Fri, 05 Sep 2003

'Navy needs hundreds more boats'

Tiarma Siboro, The Jakarta Post, Jakarta

Navy chief of staff Adm. Bernard Kent Sondakh defended on Thursday the purchase of patrol boats by some provinces as the country needed 200 more boats to guard its vast sea territory while the central government only has a limited budget.

Bernard said Indonesia, as an archipelagic country, ideally should operate at least 380 patrol boats to cover thousands of square kilometers stretching from Aceh to Papua.

He dismissed allegations that the cooperation between the Navy and the provincial governments would violate any law related to regional autonomy, and therefore does not need approval from the Ministry of Home Affairs.

"I clearly understand that the Navy cannot ask local administrations to buy a warship. But with such cooperation with local administrations to procure patrol boats, we emphasize that the Navy will control the use of the boats as well as their weaponry," Bernard stated during a press conference.

Article 10 of the Law No. 22/1999 on regional government says local administrations have the responsibility of maintaining natural resources and providing support for security measures and state sovereignty in their respective jurisdiction.

"Of course the weaponry for the patrol boats will comply with standard requirements. I'm not going to load them with missiles, because they are not warships," Bernard said.

He was referring to the recent agreement signed by the Navy's Western Fleet and Riau administration on the purchase of Rp 12.8 billion worth of a patrol boats recently.

The boats were produced by PT Pelindo in Tanjung Pinang, Riau.

Bangka Belitung province has announced it would follow suit, with West Nusa Tenggara and Gorontalo next in line, according to Bernard.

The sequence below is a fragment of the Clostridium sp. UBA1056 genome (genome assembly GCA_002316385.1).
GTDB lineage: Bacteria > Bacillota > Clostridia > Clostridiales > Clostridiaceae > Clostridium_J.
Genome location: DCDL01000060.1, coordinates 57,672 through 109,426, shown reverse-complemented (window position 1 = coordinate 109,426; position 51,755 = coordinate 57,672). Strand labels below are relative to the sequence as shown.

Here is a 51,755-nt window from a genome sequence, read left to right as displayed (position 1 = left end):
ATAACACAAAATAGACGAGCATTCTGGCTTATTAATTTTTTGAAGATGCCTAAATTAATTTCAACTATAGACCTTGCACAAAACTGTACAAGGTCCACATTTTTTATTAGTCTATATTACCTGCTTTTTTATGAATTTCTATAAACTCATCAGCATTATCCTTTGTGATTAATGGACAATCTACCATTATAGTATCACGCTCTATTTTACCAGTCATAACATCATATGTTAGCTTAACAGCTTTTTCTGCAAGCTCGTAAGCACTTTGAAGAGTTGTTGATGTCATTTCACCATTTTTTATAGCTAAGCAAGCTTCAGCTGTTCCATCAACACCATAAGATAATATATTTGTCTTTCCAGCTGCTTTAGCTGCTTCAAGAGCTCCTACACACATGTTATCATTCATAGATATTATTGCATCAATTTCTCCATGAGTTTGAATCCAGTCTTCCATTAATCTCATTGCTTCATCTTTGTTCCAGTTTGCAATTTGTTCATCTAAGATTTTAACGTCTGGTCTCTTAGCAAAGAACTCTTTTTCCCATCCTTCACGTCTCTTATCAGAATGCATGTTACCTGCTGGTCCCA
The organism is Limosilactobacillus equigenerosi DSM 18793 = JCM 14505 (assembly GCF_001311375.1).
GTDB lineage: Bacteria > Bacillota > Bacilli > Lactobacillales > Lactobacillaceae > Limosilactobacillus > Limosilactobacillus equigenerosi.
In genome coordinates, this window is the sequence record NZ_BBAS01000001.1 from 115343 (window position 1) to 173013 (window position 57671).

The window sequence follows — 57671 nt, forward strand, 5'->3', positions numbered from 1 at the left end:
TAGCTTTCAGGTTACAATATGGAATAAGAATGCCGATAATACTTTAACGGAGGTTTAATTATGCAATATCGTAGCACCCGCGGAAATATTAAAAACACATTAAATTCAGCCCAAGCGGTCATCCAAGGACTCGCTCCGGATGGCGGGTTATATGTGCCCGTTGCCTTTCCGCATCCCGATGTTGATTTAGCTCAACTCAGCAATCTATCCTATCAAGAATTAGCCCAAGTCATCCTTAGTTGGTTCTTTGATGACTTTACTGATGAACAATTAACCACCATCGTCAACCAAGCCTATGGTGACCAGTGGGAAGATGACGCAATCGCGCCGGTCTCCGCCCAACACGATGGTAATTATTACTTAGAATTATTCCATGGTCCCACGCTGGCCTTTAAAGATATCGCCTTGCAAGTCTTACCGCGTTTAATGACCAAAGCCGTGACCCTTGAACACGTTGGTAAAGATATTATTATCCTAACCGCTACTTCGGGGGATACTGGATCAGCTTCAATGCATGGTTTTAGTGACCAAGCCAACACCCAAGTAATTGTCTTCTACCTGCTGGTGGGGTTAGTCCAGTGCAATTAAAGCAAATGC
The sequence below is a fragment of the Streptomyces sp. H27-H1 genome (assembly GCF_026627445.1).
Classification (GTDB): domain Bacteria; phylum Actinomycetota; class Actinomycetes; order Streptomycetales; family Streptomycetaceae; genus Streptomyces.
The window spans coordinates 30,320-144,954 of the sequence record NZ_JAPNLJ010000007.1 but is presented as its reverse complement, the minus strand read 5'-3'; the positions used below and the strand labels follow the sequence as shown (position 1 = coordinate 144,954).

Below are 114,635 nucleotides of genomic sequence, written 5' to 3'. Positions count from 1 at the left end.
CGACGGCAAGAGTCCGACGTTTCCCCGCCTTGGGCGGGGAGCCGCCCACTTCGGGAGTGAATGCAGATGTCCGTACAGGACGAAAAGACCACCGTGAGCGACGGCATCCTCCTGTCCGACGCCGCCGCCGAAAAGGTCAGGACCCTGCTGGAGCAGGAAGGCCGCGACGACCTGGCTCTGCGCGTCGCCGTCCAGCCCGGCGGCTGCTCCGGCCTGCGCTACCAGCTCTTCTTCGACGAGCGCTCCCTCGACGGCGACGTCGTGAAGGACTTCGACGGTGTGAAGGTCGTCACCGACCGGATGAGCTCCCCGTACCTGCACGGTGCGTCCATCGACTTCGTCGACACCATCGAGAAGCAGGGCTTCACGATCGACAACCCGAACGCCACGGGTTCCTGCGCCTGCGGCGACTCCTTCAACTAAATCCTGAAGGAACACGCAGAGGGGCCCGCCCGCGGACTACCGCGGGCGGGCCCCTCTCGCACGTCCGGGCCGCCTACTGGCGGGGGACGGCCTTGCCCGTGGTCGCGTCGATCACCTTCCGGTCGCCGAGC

The Navy has come under fire and been put under scrutiny by the home and defense ministries for allegedly violating Article 7 of the Law No. 22/1999 which stipulates that security affairs are solely the responsibility of the central government. Regional governments have to channel their money to the military through the central government.

TNI chief Gen. Endriartono Sutarto said during a hearing with the House of Representatives on Wednesday that he had already urged local administrations to purchase patrol boats in a bid to support the Navy's job to safeguard the country's waters where fish poaching and timber and people-smuggling are rampant.

Fish poaching alone has cost the country up to US$3 billion a day.

According to Bernard, the Navy could only purchase four patrol boats a year if it depended solely on the state budget.

"Surely it will not meet the country's goal of combating various threats in our waters," he said.

Of the 117 ships in the Navy armada, two are submarines, 14 are warships, 57 are patrol boats and the remaining 44 are support vessels, including tankers and carriers. Only 30 percent of the ships, however, are still seaworthy, according to the government.

Bernard said the patrol boats provided by provincial governments will be registered as Navy property to enable them to operate.

The admiral also disclosed that the Navy had struck a deal with South Korea on the purchase of a $35 million Personnel Landing Dock that will be provided with medical facilities. The vessel is scheduled to arrive in Surabaya on Sept. 17.

He said the Navy also plans to purchase four corvettes from the Netherlands over two years, two of them will be assembled at state ship builder PT PAL in Surabaya.